There’s beef stew, and then there’s boeuf bourguignon.There’s a reason it deserves the French pronunciation, and why it’s the dish that made Julia Child famous. Boeuf bourguignon is to beef stew as opera is to the accordion, as Molière is to Jerry Lewis (though the French like both). When prepared properly – as it always should be - boeuf bourguignon is a symphony in the mouth, a perfect harmony of flavor, texture and filling nourishment.
When Thomas Jefferson visited Paris, he was so impressed with the macaroni gratin that he brought back a machine for making his own pasta.He is even known to have served a “macaroni pie” at a White house state dinner in 1802. Like many Yankee Doodle dishes, this one owes a lot to its French origins. It is no coincidence that July 14, the date of France’s biggest national holiday, is also officially Macaroni and Cheese day in the U.S.
What’s the most wonderful thing about fall?Is it the chill in the air that calls for cozy sweaters, the longer evenings that mean more time with friends and wine, or the spectacular colors of the leaves? All of these, of course, but our favorite is the hearty autumn dishes that warm both the body and spirit.
French brunch is elegant and filling“Brunch.” In English it can be a noun or a verb, and it’s universally recognized as a hallmark of lazy weekend mornings. Chicago is a city of serious brunch; in fact, Yelp users rated Chicago the number-one brunch city in the U.S. in 2013. Perhaps not surprisingly, you can find cafes, restaurants and even bars in Chicago that serve brunch seven days a week.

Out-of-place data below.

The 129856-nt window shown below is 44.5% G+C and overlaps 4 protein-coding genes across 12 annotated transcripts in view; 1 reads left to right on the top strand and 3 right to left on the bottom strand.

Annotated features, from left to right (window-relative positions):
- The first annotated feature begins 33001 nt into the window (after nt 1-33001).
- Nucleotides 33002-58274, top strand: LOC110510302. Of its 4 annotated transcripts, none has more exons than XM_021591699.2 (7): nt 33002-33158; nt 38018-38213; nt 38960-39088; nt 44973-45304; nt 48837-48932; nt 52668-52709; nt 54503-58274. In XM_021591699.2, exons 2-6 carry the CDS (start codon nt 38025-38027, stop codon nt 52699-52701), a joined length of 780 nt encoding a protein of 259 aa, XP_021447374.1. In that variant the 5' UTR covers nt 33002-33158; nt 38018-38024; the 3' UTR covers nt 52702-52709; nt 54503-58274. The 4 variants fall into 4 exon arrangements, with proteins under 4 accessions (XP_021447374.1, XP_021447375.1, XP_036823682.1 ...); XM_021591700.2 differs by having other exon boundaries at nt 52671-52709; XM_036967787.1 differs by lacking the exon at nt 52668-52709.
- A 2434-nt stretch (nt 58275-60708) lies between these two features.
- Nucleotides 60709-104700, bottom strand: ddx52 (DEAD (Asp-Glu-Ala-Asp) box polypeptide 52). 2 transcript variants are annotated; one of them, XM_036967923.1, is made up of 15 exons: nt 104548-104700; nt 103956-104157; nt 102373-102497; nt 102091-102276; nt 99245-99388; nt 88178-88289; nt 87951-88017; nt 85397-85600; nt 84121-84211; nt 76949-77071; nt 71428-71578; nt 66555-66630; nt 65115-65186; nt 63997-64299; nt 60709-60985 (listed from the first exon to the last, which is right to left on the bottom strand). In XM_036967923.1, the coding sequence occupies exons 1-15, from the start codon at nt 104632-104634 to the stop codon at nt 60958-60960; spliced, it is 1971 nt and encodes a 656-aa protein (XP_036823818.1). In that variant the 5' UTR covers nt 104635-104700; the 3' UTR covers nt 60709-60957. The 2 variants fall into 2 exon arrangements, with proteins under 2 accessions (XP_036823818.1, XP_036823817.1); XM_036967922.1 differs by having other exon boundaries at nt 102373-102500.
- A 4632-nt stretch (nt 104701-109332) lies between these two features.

Like all things French, sandwiches range from simple to complexThe French love to picnic on holidays like Bastille Day, and sandwiches are of course the perfect picnic food. So it’s patriotic to enjoy a French sandwich, no matter what country you’re in. Contrary to what many Americans may believe, neither the French dip nor the croissant sandwich are actually French. Most classic French sandwiches are made on a baguette, and almost always use butter as the only condiment. If you’re wandering the streets of Paris, you will be tempted by street stalls offering classic French sandwiches of ham and butter, ham and cheese, chicken or chicken salad.
Snacking: the great American pastimeCompared to France, where meals (especially dinner) are lingered over, U.S. mealtimes can seem to be finished before they’ve begun. But how do Americans fill those long, meal-less stretches of hours?
There’s a simple answer: it’s estimated that American consume more than 30% of their daily calories through snacks.
There’s just nothing like French cheese, bread, wine, charcuterie, patisserie...but where can you find all of these in one place without going to France? Look no further than the West Loop right here in Paris’s sister city! Chicago’s French market gathers dozens of vendors from throughout the city and suburbs into a proudly European-style venue that’s indoors and open year-round.
It’s time to play "Chicago or Paris?"Test your knowledge of french chicago by guessing the answers to the following two questions:
- Where can you get fresh, delicious, traditionally-made baguettes, pastries, quiches, sandwiches, and classic entrees like boeuf bourguignon?
- Where can you visit the museum that TripAdvisor.com users rated the number-one museum in the world?
Believe it or not, one of most famous French phrases in the world – bon appétit – is surrounded by controversy.While many people (even in France) will set food before guests with a hearty wish for a “good appetite,” a few stuffy holdouts feel that using this phrase indicates poor manners. Unless you’re dining with diplomats, it shouldn’t be a problem - and we at Maison Parisienne will wish you a hearty “Bon appétit!” as you dig in to your meal.
“Where should we go for lunch?” your friend asks. “Let’s go to that new French place, Maison Parisienne,” you answer. “Oh, French food takes a long time. Besides, it’s usually expensive, and they probably don’t have anything vegetarian.” “Au contraire!” you reply.